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Porsche 911 GT3: An icon from inception

Friday, February 19, 2021

On February 16 this year, Porsche debuted the seventh generation of the 911 GT3 model to the worldwide press.

“This was the biggest, most complex, and most demanding GT project so far,” said Andreas Preuninger, director GT product line — Porsche, at the virtual launch.

As with the original 911 GT3, which began life as a street version of a race car for the international GT3 cup series in 1999, the new model encompasses all the transferable technology from the current 911 RSR. The 911 RSR is Porsche's current production race car having won its class at the famous 24 hour Le Mans endurance race.

The 911 GT3 engine's is the same as the race car, save for the engine management and the exhaust systems. The four-litre six-cylinder boxer naturally aspirated engine makes 510bhp, ten more than the outgoing model. The car can be fitted with either a six-speed manual gearbox or Porsche's seven-speed PDK automated transmission. Power is fed to the rear wheels alone for 100km/h in 3.4 seconds.

“This is the most extreme, most exciting GT3 that Porsche has ever developed,” Preuninger explained.

That is because the focus of the GT3 has never only been straight-line speed or extreme horsepower numbers. The aim is driver involvement, bringing and replicating the excitement of a race car in a street car. To that effect the trickledown from motorsports continues throughout the 2022 911 GT3. The car is lightweight by design using thinner glass, a stainless steel exhaust, lighter brake rotors, and battery. The base body is made of aluminium and steel, but there is a liberal use of carbon fibre reinforced plastic all around including the rear wing, bonnet and roof. The weight target meant that Porsche could put even more technology into the new car without losing the delicate balance associated with a lightweight sports car. The new GT3 gains a Porsche first, a redeveloped double-wishbone front suspension taken directly from the 911 RSR. It further increases the agility of the car.

“We are always in a constant race between street car homologation and putting as much racing technology as possible, and I think we did a big step with the car. A huge effort, maybe the highest effort we ever put in such a car,” Dr Frank-Steffen Walliser, vice president model line 911/718 — Porsche, addressed the media.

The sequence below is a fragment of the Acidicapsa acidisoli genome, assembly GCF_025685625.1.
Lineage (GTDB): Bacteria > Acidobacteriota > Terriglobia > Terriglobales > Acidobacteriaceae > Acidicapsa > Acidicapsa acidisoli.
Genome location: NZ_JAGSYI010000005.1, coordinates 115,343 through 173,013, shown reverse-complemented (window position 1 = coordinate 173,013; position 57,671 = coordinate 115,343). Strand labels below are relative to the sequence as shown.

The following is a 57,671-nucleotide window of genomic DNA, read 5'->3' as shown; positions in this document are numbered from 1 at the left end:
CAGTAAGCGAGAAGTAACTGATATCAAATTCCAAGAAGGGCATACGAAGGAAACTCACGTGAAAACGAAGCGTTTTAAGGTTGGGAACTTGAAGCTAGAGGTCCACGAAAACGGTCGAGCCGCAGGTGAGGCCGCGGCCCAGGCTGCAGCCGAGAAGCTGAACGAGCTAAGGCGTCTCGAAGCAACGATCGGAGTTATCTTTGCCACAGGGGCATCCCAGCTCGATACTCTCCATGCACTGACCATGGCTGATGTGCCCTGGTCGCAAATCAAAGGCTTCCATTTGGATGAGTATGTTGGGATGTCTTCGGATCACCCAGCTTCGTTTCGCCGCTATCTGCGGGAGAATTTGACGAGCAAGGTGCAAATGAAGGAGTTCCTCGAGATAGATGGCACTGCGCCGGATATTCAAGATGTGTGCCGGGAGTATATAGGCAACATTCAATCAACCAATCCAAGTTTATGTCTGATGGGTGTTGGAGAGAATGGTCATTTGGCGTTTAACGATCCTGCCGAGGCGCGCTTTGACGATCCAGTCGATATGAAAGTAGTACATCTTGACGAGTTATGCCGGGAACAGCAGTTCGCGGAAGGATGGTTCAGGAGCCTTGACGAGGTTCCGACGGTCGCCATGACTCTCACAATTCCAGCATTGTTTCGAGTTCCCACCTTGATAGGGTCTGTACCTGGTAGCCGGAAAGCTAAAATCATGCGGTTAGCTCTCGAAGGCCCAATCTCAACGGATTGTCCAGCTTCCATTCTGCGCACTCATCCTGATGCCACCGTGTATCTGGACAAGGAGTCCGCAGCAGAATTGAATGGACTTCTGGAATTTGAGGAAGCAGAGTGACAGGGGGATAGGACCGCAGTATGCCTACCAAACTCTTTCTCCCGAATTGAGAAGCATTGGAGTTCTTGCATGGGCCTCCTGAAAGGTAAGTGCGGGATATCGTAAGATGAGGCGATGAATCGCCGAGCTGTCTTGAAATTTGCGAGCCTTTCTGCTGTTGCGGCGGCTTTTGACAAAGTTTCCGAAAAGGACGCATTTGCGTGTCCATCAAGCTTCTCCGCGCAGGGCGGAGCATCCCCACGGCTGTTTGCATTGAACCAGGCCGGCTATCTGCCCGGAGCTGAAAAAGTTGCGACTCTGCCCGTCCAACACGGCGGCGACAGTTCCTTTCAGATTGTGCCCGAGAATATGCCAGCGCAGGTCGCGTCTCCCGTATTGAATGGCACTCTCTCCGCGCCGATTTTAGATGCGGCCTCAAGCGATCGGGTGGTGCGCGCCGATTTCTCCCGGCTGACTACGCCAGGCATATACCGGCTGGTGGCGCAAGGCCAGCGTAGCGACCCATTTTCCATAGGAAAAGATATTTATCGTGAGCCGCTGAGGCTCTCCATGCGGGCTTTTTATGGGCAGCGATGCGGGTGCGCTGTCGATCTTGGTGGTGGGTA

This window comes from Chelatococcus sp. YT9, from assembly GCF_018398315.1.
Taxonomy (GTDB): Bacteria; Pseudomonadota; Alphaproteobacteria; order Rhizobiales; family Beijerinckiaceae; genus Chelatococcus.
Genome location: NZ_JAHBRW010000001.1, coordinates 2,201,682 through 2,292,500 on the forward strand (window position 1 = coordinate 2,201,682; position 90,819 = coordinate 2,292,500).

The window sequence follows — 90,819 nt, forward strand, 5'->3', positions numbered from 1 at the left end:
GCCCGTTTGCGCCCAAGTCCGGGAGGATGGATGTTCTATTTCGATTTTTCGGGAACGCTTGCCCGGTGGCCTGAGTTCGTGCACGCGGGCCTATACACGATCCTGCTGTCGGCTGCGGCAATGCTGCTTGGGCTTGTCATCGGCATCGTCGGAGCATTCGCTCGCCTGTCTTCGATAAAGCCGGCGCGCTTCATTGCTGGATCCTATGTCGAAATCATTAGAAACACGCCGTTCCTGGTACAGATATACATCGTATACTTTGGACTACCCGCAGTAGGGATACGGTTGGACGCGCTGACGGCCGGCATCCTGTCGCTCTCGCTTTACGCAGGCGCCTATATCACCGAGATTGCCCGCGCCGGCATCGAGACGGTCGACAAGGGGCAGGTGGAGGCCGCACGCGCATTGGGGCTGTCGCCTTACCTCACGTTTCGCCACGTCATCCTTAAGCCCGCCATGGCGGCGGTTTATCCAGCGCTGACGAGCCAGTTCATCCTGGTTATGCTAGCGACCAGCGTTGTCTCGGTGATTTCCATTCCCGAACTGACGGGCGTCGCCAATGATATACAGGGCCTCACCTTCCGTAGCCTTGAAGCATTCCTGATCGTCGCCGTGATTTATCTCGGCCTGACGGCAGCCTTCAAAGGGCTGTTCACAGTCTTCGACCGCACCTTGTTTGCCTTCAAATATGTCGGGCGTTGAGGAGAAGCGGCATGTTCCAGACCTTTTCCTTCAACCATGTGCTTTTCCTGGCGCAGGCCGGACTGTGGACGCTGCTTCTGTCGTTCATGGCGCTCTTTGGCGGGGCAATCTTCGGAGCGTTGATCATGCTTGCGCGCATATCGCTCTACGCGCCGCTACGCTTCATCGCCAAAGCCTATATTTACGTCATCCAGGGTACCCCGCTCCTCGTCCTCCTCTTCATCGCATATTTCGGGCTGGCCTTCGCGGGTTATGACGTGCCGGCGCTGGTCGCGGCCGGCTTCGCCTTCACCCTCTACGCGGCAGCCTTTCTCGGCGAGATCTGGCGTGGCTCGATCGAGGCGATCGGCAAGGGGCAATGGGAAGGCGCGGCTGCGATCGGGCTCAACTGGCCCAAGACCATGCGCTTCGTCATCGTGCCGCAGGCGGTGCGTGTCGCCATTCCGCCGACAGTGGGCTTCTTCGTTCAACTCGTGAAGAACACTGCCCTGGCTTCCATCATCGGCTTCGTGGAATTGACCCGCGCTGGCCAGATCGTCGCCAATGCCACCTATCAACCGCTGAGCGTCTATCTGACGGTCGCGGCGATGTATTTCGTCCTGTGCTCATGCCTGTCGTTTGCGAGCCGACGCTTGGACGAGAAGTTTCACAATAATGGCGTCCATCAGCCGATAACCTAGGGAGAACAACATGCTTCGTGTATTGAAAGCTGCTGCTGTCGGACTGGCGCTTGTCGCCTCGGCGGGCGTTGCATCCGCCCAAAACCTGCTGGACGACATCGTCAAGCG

In the rear, the race technology download continues with a five-arm suspension beefed up by additional ball joints on the lower wishbones and special shock absorbers. The GT3 has rear-wheel steering that turns the rear wheels two degrees in the same or opposite direction to the front wheels for high speed stability and tighter turning circles.

Despite only having 10bhp more than the outgoing GT3, the 2022 version is 17 seconds faster around the famed Nürburgring Nordschleife than its predecessor. The original GT3 shocked the world when it lapped the circuit in less than eight minutes in 1999, posting seven minutes 56 seconds. Seven generations later that lap time now stands at six minutes 59.927 seconds, done at the hands of Porsche development driver Lars Kern.

A huge part of this faster lap time is due to the technology at the rear of the new 911 GT3, created to increase aerodynamic downforce. Factory box fresh, the GT3 produces 50 per cent more downforce and in the performance settings that number can go as high as 150 per cent at 200km/h. This is all due to the functional rear diffuser and what will become a signature styling cue, a swan-neck mounted rear spoiler.

According to Walliser, the GT3 carries not just the DNA of a 911, but also of the Porsche brand in a single car. For those planning to use their GT3 on track there is a no-cost Clubsport package adding a certified half roll-cage in the rear section of the vehicle, a six-point harness for the driver, a fire extinguisher, and a battery disconnect switch.

The 2022 Porsche 911 GT3 is now available for pre-order at ATL Motorsports, the arm of the ATL Automotive Group responsible for the Porsche brand of vehicles.